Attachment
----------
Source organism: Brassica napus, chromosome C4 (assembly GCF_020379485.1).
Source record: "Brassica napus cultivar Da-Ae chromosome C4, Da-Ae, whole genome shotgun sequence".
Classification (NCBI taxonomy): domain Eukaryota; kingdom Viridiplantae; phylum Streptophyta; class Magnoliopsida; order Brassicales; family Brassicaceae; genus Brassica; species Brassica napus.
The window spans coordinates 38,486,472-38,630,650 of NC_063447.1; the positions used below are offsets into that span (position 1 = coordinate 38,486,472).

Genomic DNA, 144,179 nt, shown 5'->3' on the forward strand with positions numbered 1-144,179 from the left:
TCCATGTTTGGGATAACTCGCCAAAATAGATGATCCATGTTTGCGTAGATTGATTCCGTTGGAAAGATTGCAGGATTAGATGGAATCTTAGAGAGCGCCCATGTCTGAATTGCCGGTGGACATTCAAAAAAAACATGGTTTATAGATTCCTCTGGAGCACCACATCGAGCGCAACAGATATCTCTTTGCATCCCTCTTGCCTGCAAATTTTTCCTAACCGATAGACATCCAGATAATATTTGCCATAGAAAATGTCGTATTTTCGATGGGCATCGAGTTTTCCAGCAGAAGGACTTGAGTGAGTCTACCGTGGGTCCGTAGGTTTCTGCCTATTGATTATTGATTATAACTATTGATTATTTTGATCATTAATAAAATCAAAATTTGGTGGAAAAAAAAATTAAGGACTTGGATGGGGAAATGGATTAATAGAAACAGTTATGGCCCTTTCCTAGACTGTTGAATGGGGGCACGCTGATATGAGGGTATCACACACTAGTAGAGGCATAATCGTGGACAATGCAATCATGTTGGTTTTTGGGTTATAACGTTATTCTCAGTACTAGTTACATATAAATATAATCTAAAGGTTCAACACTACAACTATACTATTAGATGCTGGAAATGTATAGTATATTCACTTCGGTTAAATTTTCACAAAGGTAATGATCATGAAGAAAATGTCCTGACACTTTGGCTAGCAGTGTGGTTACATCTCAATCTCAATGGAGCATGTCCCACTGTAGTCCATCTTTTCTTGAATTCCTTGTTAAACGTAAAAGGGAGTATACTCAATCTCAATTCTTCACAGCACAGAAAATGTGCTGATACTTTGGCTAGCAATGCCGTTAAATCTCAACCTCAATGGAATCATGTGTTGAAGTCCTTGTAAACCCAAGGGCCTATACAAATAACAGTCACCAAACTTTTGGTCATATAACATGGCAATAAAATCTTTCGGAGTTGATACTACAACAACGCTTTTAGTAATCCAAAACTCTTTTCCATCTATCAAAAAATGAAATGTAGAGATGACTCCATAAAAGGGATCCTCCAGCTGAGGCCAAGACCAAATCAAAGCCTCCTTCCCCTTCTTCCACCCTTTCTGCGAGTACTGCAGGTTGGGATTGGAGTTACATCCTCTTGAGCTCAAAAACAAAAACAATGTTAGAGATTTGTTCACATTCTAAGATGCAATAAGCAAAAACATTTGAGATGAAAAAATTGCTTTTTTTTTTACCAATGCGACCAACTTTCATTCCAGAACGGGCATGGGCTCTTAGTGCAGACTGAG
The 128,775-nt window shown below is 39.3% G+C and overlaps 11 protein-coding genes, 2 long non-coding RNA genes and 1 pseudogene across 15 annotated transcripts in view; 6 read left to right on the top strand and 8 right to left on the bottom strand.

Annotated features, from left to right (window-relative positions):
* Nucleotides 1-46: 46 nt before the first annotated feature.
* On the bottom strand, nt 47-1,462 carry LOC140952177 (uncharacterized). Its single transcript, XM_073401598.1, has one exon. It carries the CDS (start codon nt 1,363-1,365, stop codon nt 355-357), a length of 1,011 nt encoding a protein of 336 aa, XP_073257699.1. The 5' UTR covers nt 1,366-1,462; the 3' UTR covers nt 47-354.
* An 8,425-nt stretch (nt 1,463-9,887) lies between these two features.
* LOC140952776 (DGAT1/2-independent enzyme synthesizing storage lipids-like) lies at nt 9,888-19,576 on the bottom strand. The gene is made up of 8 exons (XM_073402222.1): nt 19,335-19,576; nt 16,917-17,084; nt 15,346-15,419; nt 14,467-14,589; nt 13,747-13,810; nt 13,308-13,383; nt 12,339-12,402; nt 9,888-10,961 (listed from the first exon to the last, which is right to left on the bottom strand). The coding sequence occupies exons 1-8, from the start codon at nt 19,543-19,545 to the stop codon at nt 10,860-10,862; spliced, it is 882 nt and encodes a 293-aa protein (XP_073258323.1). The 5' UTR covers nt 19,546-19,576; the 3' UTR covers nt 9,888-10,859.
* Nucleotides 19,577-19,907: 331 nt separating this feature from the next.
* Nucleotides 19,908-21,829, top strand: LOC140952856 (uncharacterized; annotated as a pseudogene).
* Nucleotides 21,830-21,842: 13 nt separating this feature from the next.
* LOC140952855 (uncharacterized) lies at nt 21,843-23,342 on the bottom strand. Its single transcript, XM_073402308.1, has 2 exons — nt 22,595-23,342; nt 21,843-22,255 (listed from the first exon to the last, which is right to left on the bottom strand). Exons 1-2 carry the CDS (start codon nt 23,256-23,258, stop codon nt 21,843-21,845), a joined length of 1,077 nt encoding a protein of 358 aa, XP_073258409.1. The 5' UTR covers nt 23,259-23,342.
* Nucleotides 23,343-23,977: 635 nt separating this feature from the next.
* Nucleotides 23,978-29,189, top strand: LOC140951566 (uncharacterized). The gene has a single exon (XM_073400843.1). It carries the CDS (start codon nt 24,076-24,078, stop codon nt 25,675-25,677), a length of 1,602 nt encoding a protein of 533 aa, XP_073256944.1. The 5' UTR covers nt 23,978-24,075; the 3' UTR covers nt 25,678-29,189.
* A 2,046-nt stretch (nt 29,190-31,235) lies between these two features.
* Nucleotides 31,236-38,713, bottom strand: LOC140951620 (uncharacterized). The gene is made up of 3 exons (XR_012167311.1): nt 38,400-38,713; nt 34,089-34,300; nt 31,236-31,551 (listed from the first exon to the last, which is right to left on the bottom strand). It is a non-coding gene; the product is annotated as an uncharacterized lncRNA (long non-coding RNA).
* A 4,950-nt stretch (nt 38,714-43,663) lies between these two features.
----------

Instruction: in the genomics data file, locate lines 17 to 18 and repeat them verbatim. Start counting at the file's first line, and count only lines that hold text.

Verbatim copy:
* Nucleotides 23,343-23,977: 635 nt separating this feature from the next.
* Nucleotides 23,978-29,189, top strand: LOC140951566 (uncharacterized). The gene has a single exon (XM_073400843.1). It carries the CDS (start codon nt 24,076-24,078, stop codon nt 25,675-25,677), a length of 1,602 nt encoding a protein of 533 aa, XP_073256944.1. The 5' UTR covers nt 23,978-24,075; the 3' UTR covers nt 25,678-29,189.